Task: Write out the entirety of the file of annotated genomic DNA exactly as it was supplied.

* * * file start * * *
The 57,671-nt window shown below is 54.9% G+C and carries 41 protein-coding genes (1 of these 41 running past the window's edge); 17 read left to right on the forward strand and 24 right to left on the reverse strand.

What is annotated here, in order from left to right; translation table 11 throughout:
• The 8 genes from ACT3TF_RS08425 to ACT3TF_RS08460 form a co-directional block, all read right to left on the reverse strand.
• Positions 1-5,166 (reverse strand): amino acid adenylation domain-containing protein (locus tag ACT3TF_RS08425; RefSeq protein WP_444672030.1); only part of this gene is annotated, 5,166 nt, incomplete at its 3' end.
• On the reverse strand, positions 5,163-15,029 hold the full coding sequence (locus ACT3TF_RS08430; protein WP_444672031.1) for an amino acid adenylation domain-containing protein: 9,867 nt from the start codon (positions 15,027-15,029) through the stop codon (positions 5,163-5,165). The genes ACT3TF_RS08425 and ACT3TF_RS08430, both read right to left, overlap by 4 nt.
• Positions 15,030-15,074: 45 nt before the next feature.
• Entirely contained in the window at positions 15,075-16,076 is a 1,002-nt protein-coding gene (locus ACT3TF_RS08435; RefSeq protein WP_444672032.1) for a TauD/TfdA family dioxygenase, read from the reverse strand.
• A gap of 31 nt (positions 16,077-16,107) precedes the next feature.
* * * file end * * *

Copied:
The 57,671-nt window shown below is 54.9% G+C and carries 41 protein-coding genes (1 of these 41 running past the window's edge); 17 read left to right on the forward strand and 24 right to left on the reverse strand.

What is annotated here, in order from left to right; translation table 11 throughout:
• The 8 genes from ACT3TF_RS08425 to ACT3TF_RS08460 form a co-directional block, all read right to left on the reverse strand.
• Positions 1-5,166 (reverse strand): amino acid adenylation domain-containing protein (locus tag ACT3TF_RS08425; RefSeq protein WP_444672030.1); only part of this gene is annotated, 5,166 nt, incomplete at its 3' end.
• On the reverse strand, positions 5,163-15,029 hold the full coding sequence (locus ACT3TF_RS08430; protein WP_444672031.1) for an amino acid adenylation domain-containing protein: 9,867 nt from the start codon (positions 15,027-15,029) through the stop codon (positions 5,163-5,165). The genes ACT3TF_RS08425 and ACT3TF_RS08430, both read right to left, overlap by 4 nt.
• Positions 15,030-15,074: 45 nt before the next feature.
• Entirely contained in the window at positions 15,075-16,076 is a 1,002-nt protein-coding gene (locus ACT3TF_RS08435; RefSeq protein WP_444672032.1) for a TauD/TfdA family dioxygenase, read from the reverse strand.
• A gap of 31 nt (positions 16,077-16,107) precedes the next feature.